Outpatient Thermal Ablation Destroys Lung Tumors

Internal Medicine World ReportDecember 2006
Volume 0
Issue 0

J Vasc Interven Radiol

New outpatient treatment may offer a new lease on life to some patients with inoperable lung cancer. More than 50% of patients with lung cancer treated with thermal ablation live for 3 years?2 years beyond their average life expectancy, according to results of a recent study (. 2006; 17:1117-1124).

Investigators recruited 41 patients with inoperable early stage (stage I-II) non? small-cell lung cancer. Of these, 27 underwent thermal ablation followed by external-beam radiation, and 14 underwent thermal ablation followed by interstitial brachytherapy. Some 97.6% of them were still alive at 6 months, 86.8% at 1 year, 70.4% at 2 years, and 57.1% at 3 years. At a median follow-up of 19.5 months, the average survival was 42.2 months.?



Patients with small tumors, <3 cm (n = 17), had the best outcomes, with an average survival of 44.4 months. In patients with larger tumors (n = 24), average survival was 34.6 months ( = .08). Localized recurrence occurred in 11.8% of tumors <3 cm, at an average of 45.6 ? 4.1 months, and in 33.3% of the larger tumors, at an average of 34.0 ? 7.8 months ( = .03).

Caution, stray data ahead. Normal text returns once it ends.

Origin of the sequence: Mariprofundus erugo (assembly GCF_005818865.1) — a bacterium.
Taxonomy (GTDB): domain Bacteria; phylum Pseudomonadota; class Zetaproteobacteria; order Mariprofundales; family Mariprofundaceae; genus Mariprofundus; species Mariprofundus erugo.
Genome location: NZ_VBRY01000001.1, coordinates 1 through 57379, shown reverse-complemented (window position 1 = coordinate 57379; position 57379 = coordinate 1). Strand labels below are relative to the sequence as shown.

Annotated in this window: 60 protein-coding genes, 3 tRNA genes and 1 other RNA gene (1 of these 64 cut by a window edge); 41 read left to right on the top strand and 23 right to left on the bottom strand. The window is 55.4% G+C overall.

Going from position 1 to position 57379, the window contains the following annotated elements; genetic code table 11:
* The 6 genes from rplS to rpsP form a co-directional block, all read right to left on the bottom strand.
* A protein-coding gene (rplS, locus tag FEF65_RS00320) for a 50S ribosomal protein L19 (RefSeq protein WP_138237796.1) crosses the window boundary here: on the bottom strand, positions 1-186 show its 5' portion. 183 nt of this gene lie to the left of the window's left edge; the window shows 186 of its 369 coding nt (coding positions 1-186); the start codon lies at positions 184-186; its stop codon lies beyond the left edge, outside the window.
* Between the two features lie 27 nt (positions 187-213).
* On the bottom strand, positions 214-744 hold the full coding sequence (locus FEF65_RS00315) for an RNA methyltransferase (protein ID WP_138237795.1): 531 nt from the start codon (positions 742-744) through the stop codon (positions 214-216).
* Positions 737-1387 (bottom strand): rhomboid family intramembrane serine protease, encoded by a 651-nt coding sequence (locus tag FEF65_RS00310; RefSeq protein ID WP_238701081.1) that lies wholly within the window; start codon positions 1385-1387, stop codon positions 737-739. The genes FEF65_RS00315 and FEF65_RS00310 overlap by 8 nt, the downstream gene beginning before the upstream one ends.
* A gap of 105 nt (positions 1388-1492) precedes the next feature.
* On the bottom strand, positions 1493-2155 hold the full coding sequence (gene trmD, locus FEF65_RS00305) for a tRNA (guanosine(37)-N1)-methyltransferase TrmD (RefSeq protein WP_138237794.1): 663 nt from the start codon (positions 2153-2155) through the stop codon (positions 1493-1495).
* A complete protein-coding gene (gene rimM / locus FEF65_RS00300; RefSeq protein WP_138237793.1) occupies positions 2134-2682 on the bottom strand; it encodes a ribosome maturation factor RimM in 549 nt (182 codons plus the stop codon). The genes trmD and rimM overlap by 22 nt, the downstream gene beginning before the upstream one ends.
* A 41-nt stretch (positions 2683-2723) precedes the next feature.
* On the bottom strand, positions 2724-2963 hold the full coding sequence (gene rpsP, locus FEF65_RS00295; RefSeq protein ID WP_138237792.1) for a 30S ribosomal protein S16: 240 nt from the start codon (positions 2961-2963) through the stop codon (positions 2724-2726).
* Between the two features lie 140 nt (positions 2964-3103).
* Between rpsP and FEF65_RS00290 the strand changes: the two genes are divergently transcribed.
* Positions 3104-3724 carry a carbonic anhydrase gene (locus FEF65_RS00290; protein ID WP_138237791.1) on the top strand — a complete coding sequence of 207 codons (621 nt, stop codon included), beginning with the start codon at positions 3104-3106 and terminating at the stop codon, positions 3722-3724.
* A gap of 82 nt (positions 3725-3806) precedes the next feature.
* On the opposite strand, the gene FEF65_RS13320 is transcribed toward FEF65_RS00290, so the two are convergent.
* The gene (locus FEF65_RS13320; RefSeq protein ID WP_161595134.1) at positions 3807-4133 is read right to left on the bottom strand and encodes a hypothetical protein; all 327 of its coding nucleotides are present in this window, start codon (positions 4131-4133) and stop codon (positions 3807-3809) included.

Limitations of this study include its retrospective design and short follow-up. In addition, various types of thermal ablation and radiotherapy were used.

"Only one third of patients diagnosed with non? small-cell lung cancer are eligible for surgery; the rest face the reality of having less than 12 months to live," said lead author Damien Dupuy, MD, of Rhode Island Hospital. "These new outpatient treatments are not only effective but allow us to treat patients who historically have no other options."

Dr Dupuy added, "Utilizing imaging and targeting thermal ablation, we can heat and destroy lung tumors and extend a patient's life. As a physician, it's so gratifying to be able to provide a treatment that is so beneficial and so easy to undergo."

No treatment-related deaths were reported, and there were no episodes of acute toxicity after external-beam radiation therapy or brachytherapy.

"Percutaneous thermal ablation followed by radiotherapy appears to be well tolerated, with a low rate of complications that can often be managed on an outpatient basis," Dr Dupuy and colleagues write. Additional study is needed to determine the type of patients who would be the most suitable for combined treatment with thermal ablation and radiotherapy, they conclude.?

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